I think the key to understanding that sentence is what I have marked in bold:
Restore a database to another geographical region. This allows you to
recover from a geographic disaster when you cannot access your server
and database. It creates a new database in any existing server
anywhere in the world.
See the documentation on Geo restore:
Geo-restore is the default recovery option when your database is
unavailable because of an incident in the region where the database is
hosted. If a large-scale incident in a region results in
unavailability of your database application, you can restore a
database from the geo-replicated backups to a server in any other
region. There is a delay between when a differential backup is taken
and when it is geo-replicated to an Azure blob in a different region.
This delay can be up to an hour, so, if a disaster occurs, there can
be up to one hour data loss.
The difference between this and a regular restore is that there is a bigger latency and possibility of data loss. You also can't do a point in time restore.
So when you restore the backup from an existing database through the azure portal you have access to the backups on that same location.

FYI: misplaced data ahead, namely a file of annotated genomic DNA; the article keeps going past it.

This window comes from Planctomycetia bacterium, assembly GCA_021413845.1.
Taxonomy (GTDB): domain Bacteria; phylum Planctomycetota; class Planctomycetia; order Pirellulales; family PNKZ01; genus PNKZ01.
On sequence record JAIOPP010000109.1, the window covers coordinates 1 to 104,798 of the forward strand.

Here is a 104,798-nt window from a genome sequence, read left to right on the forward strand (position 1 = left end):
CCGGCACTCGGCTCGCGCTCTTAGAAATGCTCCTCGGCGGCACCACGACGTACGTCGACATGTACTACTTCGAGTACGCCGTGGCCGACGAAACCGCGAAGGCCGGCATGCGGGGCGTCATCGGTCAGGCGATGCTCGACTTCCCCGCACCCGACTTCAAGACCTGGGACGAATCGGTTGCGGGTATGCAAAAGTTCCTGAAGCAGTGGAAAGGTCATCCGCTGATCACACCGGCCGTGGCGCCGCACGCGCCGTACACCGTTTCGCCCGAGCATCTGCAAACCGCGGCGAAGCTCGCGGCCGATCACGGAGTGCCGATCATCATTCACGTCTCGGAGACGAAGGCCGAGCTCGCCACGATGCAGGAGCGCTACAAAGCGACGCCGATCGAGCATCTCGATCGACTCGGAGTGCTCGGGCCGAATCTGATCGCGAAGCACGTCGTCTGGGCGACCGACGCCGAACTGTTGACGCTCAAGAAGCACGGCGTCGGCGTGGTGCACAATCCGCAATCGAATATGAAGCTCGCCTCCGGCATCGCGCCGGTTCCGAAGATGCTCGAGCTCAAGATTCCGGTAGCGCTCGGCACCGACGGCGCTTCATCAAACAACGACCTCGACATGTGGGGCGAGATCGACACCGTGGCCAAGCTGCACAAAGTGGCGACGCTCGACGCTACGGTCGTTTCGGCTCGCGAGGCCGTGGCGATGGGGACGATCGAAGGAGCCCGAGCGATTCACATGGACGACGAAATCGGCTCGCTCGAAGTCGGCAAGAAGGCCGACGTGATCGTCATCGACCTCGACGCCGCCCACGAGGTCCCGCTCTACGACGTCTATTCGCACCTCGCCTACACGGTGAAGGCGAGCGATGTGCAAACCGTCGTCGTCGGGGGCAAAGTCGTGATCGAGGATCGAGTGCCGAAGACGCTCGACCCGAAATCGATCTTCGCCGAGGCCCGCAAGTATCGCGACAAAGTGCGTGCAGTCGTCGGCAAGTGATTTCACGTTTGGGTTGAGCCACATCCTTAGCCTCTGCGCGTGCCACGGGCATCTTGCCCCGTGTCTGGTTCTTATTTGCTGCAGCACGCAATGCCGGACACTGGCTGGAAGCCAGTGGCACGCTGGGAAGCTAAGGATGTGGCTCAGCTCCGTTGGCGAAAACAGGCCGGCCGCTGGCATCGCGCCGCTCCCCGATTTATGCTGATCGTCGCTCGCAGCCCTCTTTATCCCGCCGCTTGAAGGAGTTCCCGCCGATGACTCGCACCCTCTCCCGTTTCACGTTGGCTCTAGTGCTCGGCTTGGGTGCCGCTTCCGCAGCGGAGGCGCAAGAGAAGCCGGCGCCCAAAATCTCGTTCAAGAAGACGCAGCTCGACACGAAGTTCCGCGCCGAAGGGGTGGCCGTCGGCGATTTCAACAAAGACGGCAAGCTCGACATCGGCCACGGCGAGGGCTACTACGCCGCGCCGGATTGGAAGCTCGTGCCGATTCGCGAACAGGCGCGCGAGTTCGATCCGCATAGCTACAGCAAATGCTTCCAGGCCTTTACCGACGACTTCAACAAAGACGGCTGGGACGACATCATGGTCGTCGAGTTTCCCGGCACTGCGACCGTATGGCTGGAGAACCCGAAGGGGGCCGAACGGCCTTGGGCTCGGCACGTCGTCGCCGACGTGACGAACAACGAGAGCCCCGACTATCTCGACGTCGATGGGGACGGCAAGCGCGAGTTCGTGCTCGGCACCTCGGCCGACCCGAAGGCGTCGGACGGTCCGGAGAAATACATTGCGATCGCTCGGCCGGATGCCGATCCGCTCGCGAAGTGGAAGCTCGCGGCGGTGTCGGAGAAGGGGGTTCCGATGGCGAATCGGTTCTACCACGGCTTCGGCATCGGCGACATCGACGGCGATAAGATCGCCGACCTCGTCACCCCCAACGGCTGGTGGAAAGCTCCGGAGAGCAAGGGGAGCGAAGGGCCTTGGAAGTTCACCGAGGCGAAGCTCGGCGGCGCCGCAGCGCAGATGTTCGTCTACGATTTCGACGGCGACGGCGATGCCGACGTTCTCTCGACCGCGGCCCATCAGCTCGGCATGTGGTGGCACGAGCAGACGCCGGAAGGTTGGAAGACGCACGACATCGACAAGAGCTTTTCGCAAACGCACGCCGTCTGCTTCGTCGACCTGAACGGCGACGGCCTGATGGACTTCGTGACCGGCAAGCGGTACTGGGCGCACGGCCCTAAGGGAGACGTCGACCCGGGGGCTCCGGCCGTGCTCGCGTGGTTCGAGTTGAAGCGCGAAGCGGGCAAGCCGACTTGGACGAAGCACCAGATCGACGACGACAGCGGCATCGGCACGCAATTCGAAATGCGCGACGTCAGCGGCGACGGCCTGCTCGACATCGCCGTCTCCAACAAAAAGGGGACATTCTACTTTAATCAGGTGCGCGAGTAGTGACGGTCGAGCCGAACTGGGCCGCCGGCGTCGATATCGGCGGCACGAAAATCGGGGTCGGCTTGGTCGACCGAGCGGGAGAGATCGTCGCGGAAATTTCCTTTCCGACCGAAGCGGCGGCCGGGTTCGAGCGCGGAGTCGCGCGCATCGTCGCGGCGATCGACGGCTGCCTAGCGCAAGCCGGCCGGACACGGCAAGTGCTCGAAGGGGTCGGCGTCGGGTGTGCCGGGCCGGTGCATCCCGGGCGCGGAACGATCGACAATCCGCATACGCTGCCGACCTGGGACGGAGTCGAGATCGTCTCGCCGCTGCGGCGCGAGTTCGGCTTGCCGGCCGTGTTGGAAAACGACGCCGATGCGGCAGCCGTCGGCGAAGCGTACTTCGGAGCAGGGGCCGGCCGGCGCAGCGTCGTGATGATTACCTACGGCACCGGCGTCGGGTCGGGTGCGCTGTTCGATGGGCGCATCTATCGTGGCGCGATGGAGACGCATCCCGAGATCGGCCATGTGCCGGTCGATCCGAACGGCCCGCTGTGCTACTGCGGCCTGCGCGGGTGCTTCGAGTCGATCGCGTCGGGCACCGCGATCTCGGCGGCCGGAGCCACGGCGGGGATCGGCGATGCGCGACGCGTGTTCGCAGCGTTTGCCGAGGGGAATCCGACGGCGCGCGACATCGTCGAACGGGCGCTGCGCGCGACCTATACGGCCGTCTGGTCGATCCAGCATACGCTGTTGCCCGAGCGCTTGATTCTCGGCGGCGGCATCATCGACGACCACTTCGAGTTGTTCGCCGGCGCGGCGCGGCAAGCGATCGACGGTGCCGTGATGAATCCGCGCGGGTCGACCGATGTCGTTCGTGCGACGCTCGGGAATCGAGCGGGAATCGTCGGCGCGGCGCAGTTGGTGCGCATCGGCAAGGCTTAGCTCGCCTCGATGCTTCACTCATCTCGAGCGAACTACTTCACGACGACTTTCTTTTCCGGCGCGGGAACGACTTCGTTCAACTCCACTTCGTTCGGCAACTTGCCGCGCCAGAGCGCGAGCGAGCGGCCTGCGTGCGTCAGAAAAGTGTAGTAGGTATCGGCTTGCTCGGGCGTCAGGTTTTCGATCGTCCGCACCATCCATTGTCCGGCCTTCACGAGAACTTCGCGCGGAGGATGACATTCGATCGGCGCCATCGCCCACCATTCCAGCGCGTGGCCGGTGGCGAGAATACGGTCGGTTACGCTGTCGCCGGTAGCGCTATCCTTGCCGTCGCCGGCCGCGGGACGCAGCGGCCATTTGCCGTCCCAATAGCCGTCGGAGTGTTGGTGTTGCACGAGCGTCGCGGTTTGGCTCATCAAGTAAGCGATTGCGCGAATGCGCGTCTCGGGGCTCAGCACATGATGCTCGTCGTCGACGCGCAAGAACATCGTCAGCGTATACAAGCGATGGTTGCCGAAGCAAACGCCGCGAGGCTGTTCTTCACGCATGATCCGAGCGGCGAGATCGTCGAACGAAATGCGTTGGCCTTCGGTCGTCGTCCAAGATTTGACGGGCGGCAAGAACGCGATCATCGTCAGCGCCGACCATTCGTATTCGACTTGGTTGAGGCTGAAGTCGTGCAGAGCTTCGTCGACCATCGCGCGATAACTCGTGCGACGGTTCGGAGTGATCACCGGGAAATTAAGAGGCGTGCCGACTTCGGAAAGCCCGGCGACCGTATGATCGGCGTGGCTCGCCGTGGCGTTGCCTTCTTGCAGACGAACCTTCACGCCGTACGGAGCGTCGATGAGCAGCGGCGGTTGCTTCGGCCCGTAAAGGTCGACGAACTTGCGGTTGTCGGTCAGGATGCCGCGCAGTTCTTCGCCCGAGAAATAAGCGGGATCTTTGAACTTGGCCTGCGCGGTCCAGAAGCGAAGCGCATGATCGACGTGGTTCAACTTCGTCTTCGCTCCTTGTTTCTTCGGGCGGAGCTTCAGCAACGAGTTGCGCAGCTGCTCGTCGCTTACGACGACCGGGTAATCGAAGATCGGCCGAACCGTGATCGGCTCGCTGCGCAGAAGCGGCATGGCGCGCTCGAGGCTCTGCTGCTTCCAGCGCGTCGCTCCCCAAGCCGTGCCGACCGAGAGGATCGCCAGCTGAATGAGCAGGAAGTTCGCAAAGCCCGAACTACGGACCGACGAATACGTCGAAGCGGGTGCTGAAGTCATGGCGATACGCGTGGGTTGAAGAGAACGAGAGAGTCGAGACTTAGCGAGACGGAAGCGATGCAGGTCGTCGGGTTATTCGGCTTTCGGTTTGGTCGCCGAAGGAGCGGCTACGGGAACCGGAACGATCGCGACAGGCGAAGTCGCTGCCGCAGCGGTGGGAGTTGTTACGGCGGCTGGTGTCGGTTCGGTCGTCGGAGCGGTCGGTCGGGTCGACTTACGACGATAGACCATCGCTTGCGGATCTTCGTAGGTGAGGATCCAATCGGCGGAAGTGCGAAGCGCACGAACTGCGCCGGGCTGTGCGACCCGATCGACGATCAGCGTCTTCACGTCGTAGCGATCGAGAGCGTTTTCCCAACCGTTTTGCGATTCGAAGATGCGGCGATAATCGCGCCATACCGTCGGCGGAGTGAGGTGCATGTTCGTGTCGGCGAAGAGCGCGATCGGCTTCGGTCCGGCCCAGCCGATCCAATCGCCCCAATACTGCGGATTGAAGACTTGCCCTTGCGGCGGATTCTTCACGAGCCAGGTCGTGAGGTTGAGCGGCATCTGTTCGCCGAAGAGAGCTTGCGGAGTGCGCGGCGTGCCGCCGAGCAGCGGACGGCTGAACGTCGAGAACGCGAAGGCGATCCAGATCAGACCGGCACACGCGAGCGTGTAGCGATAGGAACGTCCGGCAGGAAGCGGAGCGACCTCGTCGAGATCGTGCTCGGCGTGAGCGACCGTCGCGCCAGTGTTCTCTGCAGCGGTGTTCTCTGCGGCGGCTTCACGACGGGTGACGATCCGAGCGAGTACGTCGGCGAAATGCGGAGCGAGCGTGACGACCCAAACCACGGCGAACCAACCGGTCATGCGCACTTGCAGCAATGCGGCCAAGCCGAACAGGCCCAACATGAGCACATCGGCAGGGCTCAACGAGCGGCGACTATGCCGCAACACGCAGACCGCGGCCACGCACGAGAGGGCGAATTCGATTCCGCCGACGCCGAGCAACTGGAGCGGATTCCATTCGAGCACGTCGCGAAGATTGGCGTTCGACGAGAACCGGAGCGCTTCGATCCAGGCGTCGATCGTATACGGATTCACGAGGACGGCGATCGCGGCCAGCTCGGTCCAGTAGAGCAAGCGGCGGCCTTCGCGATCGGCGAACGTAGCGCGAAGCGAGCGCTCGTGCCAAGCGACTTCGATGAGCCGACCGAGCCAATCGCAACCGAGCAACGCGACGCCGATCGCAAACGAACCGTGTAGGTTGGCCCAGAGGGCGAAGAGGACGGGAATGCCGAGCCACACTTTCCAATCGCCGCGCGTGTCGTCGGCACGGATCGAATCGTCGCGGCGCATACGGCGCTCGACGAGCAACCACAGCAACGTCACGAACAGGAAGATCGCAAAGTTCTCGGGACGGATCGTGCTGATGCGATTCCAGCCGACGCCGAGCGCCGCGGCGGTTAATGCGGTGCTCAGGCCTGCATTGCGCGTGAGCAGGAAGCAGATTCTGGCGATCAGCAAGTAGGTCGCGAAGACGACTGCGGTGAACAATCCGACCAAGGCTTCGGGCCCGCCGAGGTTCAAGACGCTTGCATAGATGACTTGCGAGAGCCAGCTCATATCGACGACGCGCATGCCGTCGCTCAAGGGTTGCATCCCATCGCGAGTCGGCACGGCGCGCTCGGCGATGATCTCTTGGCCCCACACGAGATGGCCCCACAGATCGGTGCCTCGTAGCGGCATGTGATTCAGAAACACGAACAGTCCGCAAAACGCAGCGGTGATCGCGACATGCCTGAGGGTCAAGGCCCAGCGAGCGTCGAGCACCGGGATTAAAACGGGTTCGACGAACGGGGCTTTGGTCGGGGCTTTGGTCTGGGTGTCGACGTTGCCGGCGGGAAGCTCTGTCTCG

Microsoft is replicating those backups to azure blobs in different regions in case some serious incident happens in a region.
In order to restore you would add a new database in your portal and select "backup" as a source:
To geo-restore a database during its retention period using the Azure
portal, open the SQL Databases page and then click Add. In the Select
source text box, select Backup. Specify the backup from which to
perform the recovery in the region and on the server of your choice.
So in case your entire database and data center is gone, you have the option to create a new database in another data center, and you can use the latest geographically replicated backup (not the latest backup) as a source.